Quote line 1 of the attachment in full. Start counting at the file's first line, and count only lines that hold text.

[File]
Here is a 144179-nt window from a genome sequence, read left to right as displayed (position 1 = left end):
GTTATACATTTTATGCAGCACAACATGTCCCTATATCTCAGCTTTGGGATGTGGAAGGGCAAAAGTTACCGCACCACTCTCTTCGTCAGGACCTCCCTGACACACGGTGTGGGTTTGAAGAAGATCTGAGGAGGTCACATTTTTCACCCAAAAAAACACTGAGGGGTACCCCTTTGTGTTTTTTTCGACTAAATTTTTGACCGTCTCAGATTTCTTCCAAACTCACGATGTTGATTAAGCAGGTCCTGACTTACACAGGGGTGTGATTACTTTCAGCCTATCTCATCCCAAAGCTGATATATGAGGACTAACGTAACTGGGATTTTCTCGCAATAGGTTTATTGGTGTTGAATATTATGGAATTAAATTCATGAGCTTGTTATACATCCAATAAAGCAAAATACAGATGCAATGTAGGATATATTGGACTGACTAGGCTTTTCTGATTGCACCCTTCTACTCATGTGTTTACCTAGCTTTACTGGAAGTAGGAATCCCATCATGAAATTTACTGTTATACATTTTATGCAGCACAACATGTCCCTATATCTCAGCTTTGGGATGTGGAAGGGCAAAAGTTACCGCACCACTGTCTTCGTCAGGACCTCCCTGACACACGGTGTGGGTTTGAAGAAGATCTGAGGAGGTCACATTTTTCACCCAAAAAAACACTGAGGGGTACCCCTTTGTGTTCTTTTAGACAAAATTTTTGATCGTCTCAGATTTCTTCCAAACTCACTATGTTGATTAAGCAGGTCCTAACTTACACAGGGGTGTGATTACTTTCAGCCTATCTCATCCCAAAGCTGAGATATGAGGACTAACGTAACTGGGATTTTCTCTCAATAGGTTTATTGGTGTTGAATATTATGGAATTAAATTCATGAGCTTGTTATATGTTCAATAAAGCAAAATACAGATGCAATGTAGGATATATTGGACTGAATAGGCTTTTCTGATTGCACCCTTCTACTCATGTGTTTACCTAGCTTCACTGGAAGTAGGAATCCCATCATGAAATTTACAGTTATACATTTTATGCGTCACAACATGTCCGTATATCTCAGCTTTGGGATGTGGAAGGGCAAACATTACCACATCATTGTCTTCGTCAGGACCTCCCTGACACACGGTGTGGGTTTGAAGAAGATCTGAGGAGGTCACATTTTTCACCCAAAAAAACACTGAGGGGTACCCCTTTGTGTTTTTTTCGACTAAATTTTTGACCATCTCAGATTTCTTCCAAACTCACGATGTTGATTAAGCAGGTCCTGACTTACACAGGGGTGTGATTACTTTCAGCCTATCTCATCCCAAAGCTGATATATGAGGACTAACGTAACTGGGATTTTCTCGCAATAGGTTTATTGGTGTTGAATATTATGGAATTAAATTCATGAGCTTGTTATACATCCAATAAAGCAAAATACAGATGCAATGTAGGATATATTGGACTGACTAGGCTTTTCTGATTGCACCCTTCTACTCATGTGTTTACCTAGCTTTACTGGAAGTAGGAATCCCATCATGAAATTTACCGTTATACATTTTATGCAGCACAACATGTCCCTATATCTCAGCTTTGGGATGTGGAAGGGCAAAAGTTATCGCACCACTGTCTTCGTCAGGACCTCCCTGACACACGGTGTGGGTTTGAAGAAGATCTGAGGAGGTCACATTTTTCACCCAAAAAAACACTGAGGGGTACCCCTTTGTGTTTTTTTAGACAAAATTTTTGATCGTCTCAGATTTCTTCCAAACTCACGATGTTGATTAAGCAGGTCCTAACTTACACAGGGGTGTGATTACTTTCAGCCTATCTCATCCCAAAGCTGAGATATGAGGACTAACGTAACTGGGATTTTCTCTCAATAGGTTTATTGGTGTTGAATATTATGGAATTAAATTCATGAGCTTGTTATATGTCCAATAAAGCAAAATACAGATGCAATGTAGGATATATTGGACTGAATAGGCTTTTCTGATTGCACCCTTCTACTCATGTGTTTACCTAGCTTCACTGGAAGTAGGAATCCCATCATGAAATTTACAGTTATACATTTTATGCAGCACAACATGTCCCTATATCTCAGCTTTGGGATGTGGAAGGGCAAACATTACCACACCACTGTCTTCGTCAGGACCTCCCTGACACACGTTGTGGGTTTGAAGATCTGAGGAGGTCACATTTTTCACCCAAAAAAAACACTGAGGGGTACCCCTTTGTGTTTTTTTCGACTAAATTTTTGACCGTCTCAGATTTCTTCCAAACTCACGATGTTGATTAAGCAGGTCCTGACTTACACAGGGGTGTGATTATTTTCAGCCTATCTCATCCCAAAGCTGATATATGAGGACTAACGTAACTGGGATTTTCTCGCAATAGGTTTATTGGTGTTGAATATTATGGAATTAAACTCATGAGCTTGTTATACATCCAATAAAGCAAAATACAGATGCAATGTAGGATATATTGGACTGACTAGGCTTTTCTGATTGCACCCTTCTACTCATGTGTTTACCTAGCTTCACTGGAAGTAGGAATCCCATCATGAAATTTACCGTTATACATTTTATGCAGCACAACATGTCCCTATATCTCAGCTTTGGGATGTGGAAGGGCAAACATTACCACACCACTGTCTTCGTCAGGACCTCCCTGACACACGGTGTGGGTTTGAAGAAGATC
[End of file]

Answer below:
Here is a 144179-nt window from a genome sequence, read left to right as displayed (position 1 = left end):